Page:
Saturday, April 9, 2011

If Shakespeare Used Modern Slang...

I was just wondering, what if Shakespeare were alive and writing today?  He was only about twenty-four when he wrote his first play.  Do you think he’d use the modern lingo of teens and young adults?  Check out the meanings of these obsolete words from Shakespeare’s time and their modern slang counterparts.  I substituted slang into lines from his plays to try it on for size. 

Archaic:  ‘Sblood = by His (God’s) blood; this was preferred to taking God’s name in vain
Modern:  OMG (again, a way around blasphemy)
Example:  FALSTAFF: ‘Sblood, my lord, they are false! (from Henry IV)

               New FALSTAFF:  OMG, man, they are full of sh*t!

Archaic:  Fie! = an expression of dismay or disgust
Modern:  WTF!
Example:  NERISSA: Why, shall we turn to men?
                PORTIA: Fie, what a question’s that,
                                 If thou wert near a lewd interpreter?
                                  (from Merchant of Venice)

                 New NERISSA: So, we should cross-dress?
                 New PORTIA:  WTF?  What if some perv earjacked you?

Archaic:  Art = skill or talent in a particular field
Modern:  mad skills
Example: MIRANDA: If by your art, dearest Father, you have
               Put the waters in this roar, allay them. (from The Tempest)          

              New MIRANDA: Pops, if you caused this storm with your mad skills,  
              knock it off!

Archaic:  Ho! = an attention-getting device
Modern:  Yo!
Example:  IMOGEN:  Ho!  Who’s there?
                               If any thing that’s civil, speak; if savage,
                               Take or lend.  Ho! (from Cymbeline)

     New IMOGEN:  Yo! Who dat?
                               If you're cool, holla.  If you're trippin’,
                               Let’s work something out, yo!
Archaic:  Adieu = French word for “farewell”
Modern:  Laters, or Peace Out
Example:  JACQUES:  I’ll tarry no longer with you.  Farewell, good Signior
                ORLANDO: I’m glad of your departure.  Adieu, good Monsieur
                Melancholy.  (From As You Like It)

New JACQUES:  I’m wastin' my time with you.  Laters, Mister Whipped.
            New ORLANDO: Don’t let the door hit you in the ass.  Peace out, you

Archaic:  Hie! = hurry!
Modern:  Kick it in the ass, or step on it
Example:  LADY MACBETH:  Hie thee hither;
                                               That I may pour my spirits in thine ear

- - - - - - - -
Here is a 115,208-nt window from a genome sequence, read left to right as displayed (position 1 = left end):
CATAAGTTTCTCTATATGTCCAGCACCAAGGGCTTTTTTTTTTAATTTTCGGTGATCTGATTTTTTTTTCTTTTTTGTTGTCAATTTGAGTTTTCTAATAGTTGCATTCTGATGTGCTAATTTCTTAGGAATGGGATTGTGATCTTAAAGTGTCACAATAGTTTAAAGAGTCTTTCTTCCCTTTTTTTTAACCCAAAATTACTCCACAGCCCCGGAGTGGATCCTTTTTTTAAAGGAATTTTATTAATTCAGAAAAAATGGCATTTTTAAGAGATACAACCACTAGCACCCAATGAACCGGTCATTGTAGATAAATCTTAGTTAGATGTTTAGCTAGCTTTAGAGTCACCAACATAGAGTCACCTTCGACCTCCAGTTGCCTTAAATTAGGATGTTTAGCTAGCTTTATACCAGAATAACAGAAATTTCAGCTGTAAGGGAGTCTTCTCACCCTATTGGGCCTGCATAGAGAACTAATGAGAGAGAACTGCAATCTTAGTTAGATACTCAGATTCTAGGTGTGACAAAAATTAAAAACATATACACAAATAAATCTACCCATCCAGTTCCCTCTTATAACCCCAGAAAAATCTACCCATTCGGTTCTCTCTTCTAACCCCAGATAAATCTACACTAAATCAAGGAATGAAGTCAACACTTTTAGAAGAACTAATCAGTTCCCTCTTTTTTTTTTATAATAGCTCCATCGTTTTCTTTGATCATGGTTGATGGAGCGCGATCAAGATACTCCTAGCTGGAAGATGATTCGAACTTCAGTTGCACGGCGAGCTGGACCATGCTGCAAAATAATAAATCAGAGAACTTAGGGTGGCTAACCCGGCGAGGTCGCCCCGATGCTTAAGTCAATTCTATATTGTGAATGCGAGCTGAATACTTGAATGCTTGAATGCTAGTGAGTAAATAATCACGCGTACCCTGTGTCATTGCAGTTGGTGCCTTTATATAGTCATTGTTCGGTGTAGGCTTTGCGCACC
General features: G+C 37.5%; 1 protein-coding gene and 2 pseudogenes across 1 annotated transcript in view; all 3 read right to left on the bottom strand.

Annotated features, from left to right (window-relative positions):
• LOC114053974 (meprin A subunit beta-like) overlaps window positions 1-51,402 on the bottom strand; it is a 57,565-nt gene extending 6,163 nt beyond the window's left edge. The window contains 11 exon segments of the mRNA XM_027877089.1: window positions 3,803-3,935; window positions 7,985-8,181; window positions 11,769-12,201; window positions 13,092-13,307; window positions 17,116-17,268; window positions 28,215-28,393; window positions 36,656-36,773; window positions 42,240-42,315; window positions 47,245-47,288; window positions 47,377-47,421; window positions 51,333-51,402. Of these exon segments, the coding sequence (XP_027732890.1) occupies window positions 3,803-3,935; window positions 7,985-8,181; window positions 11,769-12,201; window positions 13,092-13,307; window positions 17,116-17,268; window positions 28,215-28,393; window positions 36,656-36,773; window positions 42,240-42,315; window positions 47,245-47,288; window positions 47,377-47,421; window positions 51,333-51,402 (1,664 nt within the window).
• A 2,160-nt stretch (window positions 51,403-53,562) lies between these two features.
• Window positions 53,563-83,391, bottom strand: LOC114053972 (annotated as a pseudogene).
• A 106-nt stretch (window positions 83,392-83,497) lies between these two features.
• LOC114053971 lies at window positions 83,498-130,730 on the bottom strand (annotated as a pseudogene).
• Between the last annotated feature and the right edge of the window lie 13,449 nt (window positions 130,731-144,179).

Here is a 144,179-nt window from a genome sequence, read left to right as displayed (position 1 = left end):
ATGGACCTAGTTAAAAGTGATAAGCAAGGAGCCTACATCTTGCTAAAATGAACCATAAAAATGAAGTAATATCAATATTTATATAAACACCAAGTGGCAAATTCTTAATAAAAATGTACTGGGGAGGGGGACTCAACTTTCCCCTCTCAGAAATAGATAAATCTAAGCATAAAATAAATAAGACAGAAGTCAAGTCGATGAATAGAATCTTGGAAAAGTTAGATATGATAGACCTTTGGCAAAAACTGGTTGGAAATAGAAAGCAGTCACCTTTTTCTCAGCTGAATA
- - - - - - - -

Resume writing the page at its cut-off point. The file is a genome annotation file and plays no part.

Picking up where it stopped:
And chastise with the valor of my tongue
All that impedes thee from the golden round. (from Macbeth)

      New LADY MACBETH: Kick it in the ass back home;
                                              I wanna get in your grill
                                              About why you’re too chicken to jack the crown
                                              and be Mac Daddy instead of Mac-beth.

Archaic:  Fordo = to harm, destroy, or kill
Modern:  Murk

Example:  KENT:  Your eldest daughters have foredone themselves (from King
                 New KENT: Your oldest daughters have murked themselves.

Archaic:  Avaunt! =  Get back, or go away
Modern:  Step off!
Example: ANTIPHOLUS OF SYRACUSE: Avaunt, thou witch! Come, Dromio,
                                                                     let us go. (from Comedy of Errors)

              New ANTIPHOLUS OF SYRACUSE: Step off, biatch! Let’s ripcord,

Archaic:  Cozened = tricked, cheated, or deceived
Modern:  Punked
Example:  DIANA:  Only in this disguise I think't no sin
                   To cozen him that would unjustly win. (from All’s Well that
                   Ends Well)       

     New DIANA: I don’t feel bad for frontin’,
                            He deserves to be punked for being such a player.
Archaic:  Vouchsafe = to grant or bestow
Modern:  Spot me some, hook me up
Example:  KING LEAR:  Do you but mark how this becomes the house!
                            Dear daughter, I confess that I am old;
                            Age is unnecessary. On my knees I beg
                            That you'll vouchsafe me raiment, bed, and food.
                                                 (from King Lear)
New KING LEAR:   What kinda crib are you running?
         Girl, I may be olded, but so what?  I’m beggin’,
                                 Hook me up with some swag and some eats. 
                                 Let me crash here.

Okay, so my absurd examples lack Shakespeare’s poetry.  But Shakespeare loved playing with language and coining new words.  He appealed to the masses by using common phrases, jests and insults.  My guess is he would embrace our vernacular with enthusiasm, and even make it sound like music to our ears. 

For more fun with modern slang, check these sites:

(As a middle-aged woman, I had to ask myself, Who talks like this?  I welcome comments about these terms and phrases and how widely used they really are.  Please educate me, people.)

Here are some sites that can help with those pesky archaic terms in Shakespeare’s plays:

Did you know you can order versions of Romeo & Juliet and Macbeth in urban slang, adapted by Tonia Lee?  Also, check out Shakespeare’s Wordcraft by Scott Kaiser.  This is a fun little reference about The Bard’s word inventions and writing devices.  Don't forget Talk Like Shakespeare Day is April 23rd.  These references can help you brush up!

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